budget living

How Should 30-somethings Budget Their Money?

BUDGET
Written by TK

piggy-bank-968302_1920

We often read about how students and 20-somethings should budget their money while in college and after graduation, but what about the older millennials who have careers?  How should 30-somethings spend and save their money with every paycheck.

As a Financial Planner I can tell you that there’s not a right answer for everyone because there are always exceptions to the rule.  However I do like to tell clients that the 50/30/20 rule is a good place to start setting a budget.  From there you can adjust your spending and savings accordingly depending on your lifestyle.

What is the 50/30/20 budget rule?

Popular personal finance website LearnVest says that 50% of your after tax income should be spent on fixed living expenses such as rent, utilities, personal expenses such as your monthly cell phone bill and transportation costs.  Basically all the constant expenses you need to live every month should make up 50% of your monthly spending.

The next biggest chunk of your budget should be spent on YOU!  Take 30% of your after tax income and spend it on yourself.  This could include things like dinner out with friends, saving for vacations and wardrobe upgrades.  This part of your budget is fun money; so take it, go out and have a good time.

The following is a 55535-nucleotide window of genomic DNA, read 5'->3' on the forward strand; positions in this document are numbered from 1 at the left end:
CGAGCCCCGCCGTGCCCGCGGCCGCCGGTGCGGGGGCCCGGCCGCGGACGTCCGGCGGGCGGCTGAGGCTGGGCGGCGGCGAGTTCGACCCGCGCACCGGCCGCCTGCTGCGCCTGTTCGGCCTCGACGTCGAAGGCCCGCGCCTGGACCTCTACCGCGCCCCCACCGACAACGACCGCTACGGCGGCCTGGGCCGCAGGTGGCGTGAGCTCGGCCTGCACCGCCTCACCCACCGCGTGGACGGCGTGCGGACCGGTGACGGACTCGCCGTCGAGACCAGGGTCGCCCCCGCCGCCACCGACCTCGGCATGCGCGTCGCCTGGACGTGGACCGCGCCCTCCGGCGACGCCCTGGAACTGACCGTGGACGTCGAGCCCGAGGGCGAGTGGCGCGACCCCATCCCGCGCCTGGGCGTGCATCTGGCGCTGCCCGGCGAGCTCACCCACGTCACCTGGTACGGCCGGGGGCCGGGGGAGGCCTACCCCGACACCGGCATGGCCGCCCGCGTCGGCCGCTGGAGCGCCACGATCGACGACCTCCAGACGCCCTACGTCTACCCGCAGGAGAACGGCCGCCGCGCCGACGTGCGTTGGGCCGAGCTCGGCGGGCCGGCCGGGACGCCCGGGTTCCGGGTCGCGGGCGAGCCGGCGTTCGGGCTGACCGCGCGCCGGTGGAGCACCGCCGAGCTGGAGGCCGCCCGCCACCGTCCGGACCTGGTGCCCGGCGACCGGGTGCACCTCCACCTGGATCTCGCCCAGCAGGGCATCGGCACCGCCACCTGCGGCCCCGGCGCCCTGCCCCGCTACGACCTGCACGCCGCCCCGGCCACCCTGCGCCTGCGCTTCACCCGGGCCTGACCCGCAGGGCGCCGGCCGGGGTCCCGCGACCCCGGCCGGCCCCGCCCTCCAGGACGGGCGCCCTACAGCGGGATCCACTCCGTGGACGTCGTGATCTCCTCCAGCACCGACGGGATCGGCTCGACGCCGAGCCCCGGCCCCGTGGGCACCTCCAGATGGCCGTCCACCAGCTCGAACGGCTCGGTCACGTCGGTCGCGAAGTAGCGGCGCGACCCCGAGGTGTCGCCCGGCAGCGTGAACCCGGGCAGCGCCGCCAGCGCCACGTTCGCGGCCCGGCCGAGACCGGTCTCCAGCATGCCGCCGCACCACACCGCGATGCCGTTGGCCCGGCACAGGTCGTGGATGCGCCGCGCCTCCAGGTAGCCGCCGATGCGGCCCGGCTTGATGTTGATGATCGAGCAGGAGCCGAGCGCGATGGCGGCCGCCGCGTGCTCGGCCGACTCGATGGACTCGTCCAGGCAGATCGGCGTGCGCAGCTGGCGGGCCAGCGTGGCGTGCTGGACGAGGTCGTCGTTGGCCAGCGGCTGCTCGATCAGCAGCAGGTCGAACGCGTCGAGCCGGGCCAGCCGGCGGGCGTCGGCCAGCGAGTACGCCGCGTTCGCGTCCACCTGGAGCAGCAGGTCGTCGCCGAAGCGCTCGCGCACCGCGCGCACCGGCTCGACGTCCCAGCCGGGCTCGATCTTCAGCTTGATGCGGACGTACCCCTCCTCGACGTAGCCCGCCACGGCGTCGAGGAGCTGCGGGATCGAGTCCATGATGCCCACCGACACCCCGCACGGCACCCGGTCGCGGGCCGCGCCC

The remainder 20% of your monthly budget should be saved.  It’s up to each of us individually how we choose to allocate the money between retirement funds and cash savings for an emergency, but either way 20% of your monthly after tax income should be set aside.

 

BUDGET

 

What does that mean in terms of your money?

I always like to budget money with after tax income because if you use your gross salary to set expenses you could find yourself coming up short every month.

Glamour Magazine says that the average college grad in their 30s earns approximately $51,000 gross annual income.  The after tax take home amount of money that goes into your pocket depends on the state or provincial tax rate.

How my spending adds up

The majority of my money is spent on living costs with groceries coming in second place to rent and savings coming in last after our fun money.  The majority of my fun money is usually spent on eating out or buying miscellaneous things for the apartment.  I walk to and from work and BF works from home so we don’t have any transportation costs.

Here’s my biweekly budget breakdown:

Total after tax income: $1900

67% is spent on living expenses including rent, groceries, cable, cell phones and hydro

6.5% is saved for retirement and outside

26.5% is leftover for fun money

I choose to spend extra money on rent because we live in a great neighborhood and we pay for it.  I am definitely not saving as much of my pay check as I should, but with my employer investment matching plan and my annual bonus (fingers crossed) it all adds up come year end.  My fun money is almost on target, but honestly we don’t even spend every dime of it.

What’s your biggest monthly expense?

Photo from Pixabay

About the author

TK

1 Comment

  • Great advice. I think many people, and PF bloggers, often overlook the fact that financial needs and advice vary wildly depending on where people are in their lives. Someone starting off in their 20’s versus someone nearing retirement in their 60’s are going to have completely different goals and actions from one another. Spotlighting certain groups is very important.

Leave a Comment